Veteran Arab journalist Abdel Bari Atwan argues that the emerging Saudi Arabia-Israel alliance is doomed to failure.
Saudi Arabia continues to spring surprises and fan the flames of conflict in the region, as though the wars in Syria, Yemen, Libya and (partially) Iraq are not enough.
After detaining Lebanese Prime Minister Saad al-Hariri and forcing him to resign, it has begun flaunting its eagerness for an alliance with Israel more openly than ever.
On 16 November, the London-based Saudi internet newspaper Elaph published an interview with Israeli Chief of Staff Gadi Eizenkot in which he affirmed the Israeli regime’s willingness to exchange intelligence with Saudi Arabia in order to confront Iran.
His remarks were carefully calibrated and the timing of their publication was highly significant. It made clear that a Saudi-Israeli military alliance is in the process of being established. Countries do not normally swap military intelligence unless it is in the cause of confronting a common enemy in times of conflict.
Confronting Iran is first and foremost in Israel’s interest. It is the only country in the region capable of posing an existential threat to the occupation entity, and has succeeded in developing a formidable missile capacity and supplying thousands of those missiles to its close allies in Syria, Lebanon, Iraq and Yemen.
Iran poses no such threat to Saudi Arabia. The recent missile strike near Riyadh launched by Iran’s Houthi allies in Yemen, and similar previous attacks, were retaliation for the Saudi-led military campaign that has been mercilessly bombarding and blockading their country for the past two years. It certainly does not justify the Saudis making a military alliance with Israel against Iran.
Eizenkot was recently the star guest at a function hosted by the Trump administration in Washington that included the military chiefs of the US, Saudi Arabia, the UAE and Egypt. Lebanese Chief of Staf Gen. Joseph Aoun was also supposed to attend but cancelled when he learned that Eizenkot would be participating.
The Israeli chief of staff’s remarks make clear that if there is to be another war on Lebanon it will be mounted jointly by Israel and Saudi Arabia with the participation of some other “moderate” Arab states, whose rulers have concluded that their interests and Israel’s have come to converge.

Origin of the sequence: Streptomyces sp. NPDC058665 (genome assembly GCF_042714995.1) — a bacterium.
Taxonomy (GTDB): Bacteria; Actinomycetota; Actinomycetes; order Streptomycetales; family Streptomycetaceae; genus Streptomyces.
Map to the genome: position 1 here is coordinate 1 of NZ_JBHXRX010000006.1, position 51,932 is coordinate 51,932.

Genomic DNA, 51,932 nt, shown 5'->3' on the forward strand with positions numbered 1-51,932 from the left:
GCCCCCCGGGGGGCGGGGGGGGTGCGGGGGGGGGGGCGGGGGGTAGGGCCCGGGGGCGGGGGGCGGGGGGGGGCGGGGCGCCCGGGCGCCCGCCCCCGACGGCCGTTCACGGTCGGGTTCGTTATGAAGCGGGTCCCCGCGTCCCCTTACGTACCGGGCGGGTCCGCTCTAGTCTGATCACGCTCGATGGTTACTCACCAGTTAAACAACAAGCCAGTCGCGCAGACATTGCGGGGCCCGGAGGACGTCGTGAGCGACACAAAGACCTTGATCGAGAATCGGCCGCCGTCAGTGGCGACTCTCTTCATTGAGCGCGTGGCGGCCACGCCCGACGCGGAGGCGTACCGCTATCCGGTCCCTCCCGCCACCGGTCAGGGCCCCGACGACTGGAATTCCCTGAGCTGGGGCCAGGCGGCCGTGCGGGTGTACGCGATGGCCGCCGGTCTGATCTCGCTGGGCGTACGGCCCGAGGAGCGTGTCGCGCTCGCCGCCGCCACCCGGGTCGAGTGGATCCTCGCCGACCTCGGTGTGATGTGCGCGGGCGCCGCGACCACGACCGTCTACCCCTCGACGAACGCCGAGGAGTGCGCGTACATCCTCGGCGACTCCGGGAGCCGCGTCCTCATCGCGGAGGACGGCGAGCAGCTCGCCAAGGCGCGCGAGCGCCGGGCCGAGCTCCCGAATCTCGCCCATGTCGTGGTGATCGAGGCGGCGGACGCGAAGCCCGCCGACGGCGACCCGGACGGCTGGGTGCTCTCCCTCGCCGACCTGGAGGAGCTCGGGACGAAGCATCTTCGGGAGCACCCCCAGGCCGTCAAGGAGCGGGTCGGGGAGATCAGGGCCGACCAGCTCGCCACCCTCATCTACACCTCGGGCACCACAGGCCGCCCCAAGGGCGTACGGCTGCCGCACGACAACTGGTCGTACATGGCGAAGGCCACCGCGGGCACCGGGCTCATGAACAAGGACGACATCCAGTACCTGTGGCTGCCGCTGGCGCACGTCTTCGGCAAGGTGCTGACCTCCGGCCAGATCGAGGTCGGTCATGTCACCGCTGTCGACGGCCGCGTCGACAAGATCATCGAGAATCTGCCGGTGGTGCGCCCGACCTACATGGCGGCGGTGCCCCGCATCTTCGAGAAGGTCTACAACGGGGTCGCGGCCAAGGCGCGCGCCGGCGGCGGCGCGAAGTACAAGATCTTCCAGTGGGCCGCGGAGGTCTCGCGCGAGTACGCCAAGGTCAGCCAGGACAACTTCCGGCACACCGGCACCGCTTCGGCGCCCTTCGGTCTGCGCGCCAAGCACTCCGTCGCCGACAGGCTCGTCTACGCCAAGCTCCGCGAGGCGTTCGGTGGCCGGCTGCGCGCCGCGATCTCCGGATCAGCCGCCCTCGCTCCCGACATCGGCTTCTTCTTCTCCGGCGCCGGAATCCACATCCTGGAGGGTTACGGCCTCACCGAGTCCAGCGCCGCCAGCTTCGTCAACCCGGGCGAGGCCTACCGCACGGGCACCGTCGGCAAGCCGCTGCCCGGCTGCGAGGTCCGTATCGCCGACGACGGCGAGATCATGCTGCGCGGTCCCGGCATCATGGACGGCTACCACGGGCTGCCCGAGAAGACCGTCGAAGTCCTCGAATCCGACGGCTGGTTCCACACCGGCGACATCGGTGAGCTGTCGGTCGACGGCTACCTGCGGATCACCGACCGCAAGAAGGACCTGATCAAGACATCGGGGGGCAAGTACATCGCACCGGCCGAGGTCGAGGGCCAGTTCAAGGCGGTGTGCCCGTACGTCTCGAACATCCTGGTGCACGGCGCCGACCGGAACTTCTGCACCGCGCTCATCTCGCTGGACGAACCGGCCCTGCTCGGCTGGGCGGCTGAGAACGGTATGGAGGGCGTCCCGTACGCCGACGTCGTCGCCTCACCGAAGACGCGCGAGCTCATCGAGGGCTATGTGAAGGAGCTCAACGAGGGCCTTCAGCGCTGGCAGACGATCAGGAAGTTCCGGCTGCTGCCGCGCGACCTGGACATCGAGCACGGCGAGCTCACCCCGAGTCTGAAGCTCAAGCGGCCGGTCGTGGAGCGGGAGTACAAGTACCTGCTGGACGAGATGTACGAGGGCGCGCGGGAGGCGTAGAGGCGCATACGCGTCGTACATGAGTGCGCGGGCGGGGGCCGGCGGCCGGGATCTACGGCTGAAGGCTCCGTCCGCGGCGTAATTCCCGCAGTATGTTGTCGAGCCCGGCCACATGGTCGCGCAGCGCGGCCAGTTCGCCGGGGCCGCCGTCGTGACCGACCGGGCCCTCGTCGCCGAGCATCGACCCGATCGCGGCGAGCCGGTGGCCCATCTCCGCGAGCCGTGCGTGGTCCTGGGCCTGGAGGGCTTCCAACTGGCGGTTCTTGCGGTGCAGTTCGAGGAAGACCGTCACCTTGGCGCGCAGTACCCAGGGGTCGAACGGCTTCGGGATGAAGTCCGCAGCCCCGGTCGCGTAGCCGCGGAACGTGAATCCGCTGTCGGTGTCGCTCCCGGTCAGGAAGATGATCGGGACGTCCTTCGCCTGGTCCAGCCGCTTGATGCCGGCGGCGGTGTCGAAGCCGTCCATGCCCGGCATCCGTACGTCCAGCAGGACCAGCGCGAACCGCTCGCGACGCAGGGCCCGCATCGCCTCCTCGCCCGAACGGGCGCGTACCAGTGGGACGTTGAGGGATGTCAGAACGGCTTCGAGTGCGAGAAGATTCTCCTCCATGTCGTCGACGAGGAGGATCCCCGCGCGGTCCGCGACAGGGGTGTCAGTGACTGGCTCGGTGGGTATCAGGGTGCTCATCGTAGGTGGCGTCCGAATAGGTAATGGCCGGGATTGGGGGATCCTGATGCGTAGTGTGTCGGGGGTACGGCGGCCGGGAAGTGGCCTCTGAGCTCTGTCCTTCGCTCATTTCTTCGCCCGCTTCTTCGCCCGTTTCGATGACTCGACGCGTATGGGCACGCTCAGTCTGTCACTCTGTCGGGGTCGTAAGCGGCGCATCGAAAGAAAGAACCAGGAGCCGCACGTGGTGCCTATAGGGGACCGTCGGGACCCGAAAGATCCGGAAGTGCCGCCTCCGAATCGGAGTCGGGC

Two days previously, Israel supported a Saudi move at the UN to condemn Syria for human rights abuses. The day before, Israel’s communications minister publicly invited the Chief Mufti of Saudi Arabia Sheikh Abdelaziz Al Sheikh to visit Israel. This followed a fatwa issued by the cleric in which he declared it impermissible to take up arms against Israel, supported the idea of cooperation with Israel against Hezbollah, and damned Hamas as a terrorist group.
By forcing Hariri to resign the Saudis intended to create a constitutional vacuum and sectarian rift in Lebanon as a prelude to an Israeli-Saudi intervention aimed at eradicating Hezbollah and curbing the growth of similar organisations elsewhere: in Yemen (the Houthi Ansarallah), Iraq (the Popular Mobilisation forces) and Gaza (Hamas).
These organisations only emerged and developed because of the failure of the official armies in their countries. With few exceptions these armies turned into mere décor, collaborated in America’s wars in the region, failed to stand up to the Israeli project, and/or served mainly to protect corrupt rulers and their rotten regimes.
Israel’s leaders won’t go war on Riyadh’s behalf. But they are quite happy to lure Saudi Arabia into a series of conflicts that are highly destructive to itself and the rest of the region, drain it financially, mortgage its resources for decades to come, undermine its security and stability and could even lead to its partition.